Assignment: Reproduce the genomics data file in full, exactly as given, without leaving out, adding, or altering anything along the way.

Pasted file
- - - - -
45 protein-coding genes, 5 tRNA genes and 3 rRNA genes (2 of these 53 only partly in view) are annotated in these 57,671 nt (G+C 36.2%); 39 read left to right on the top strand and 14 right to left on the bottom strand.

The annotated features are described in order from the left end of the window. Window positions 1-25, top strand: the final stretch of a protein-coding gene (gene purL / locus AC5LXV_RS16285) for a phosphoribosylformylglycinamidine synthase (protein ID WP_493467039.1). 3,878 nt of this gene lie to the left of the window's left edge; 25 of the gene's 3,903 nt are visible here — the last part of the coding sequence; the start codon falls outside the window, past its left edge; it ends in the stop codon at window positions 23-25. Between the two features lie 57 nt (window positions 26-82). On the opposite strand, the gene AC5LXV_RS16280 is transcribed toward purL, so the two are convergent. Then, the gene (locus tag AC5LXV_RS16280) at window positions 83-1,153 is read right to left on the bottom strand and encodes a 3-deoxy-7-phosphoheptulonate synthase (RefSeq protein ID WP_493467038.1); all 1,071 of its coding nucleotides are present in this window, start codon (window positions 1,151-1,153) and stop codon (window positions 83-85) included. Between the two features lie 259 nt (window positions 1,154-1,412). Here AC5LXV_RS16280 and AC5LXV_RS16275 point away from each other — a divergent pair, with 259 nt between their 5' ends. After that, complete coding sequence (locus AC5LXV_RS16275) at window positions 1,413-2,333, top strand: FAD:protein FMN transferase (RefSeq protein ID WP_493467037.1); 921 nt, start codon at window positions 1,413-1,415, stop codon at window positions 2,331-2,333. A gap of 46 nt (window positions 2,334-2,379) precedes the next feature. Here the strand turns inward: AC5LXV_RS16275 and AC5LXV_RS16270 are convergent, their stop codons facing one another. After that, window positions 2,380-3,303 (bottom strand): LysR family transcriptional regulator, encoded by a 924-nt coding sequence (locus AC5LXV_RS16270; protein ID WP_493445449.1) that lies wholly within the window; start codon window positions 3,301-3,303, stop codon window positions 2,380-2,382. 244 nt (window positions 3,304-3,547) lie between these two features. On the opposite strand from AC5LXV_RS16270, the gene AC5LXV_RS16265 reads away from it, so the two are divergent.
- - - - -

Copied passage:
45 protein-coding genes, 5 tRNA genes and 3 rRNA genes (2 of these 53 only partly in view) are annotated in these 57,671 nt (G+C 36.2%); 39 read left to right on the top strand and 14 right to left on the bottom strand.

The annotated features are described in order from the left end of the window. Window positions 1-25, top strand: the final stretch of a protein-coding gene (gene purL / locus AC5LXV_RS16285) for a phosphoribosylformylglycinamidine synthase (protein ID WP_493467039.1). 3,878 nt of this gene lie to the left of the window's left edge; 25 of the gene's 3,903 nt are visible here — the last part of the coding sequence; the start codon falls outside the window, past its left edge; it ends in the stop codon at window positions 23-25. Between the two features lie 57 nt (window positions 26-82). On the opposite strand, the gene AC5LXV_RS16280 is transcribed toward purL, so the two are convergent. Then, the gene (locus tag AC5LXV_RS16280) at window positions 83-1,153 is read right to left on the bottom strand and encodes a 3-deoxy-7-phosphoheptulonate synthase (RefSeq protein ID WP_493467038.1); all 1,071 of its coding nucleotides are present in this window, start codon (window positions 1,151-1,153) and stop codon (window positions 83-85) included. Between the two features lie 259 nt (window positions 1,154-1,412). Here AC5LXV_RS16280 and AC5LXV_RS16275 point away from each other — a divergent pair, with 259 nt between their 5' ends. After that, complete coding sequence (locus AC5LXV_RS16275) at window positions 1,413-2,333, top strand: FAD:protein FMN transferase (RefSeq protein ID WP_493467037.1); 921 nt, start codon at window positions 1,413-1,415, stop codon at window positions 2,331-2,333. A gap of 46 nt (window positions 2,334-2,379) precedes the next feature. Here the strand turns inward: AC5LXV_RS16275 and AC5LXV_RS16270 are convergent, their stop codons facing one another. After that, window positions 2,380-3,303 (bottom strand): LysR family transcriptional regulator, encoded by a 924-nt coding sequence (locus AC5LXV_RS16270; protein ID WP_493445449.1) that lies wholly within the window; start codon window positions 3,301-3,303, stop codon window positions 2,380-2,382. 244 nt (window positions 3,304-3,547) lie between these two features. On the opposite strand from AC5LXV_RS16270, the gene AC5LXV_RS16265 reads away from it, so the two are divergent.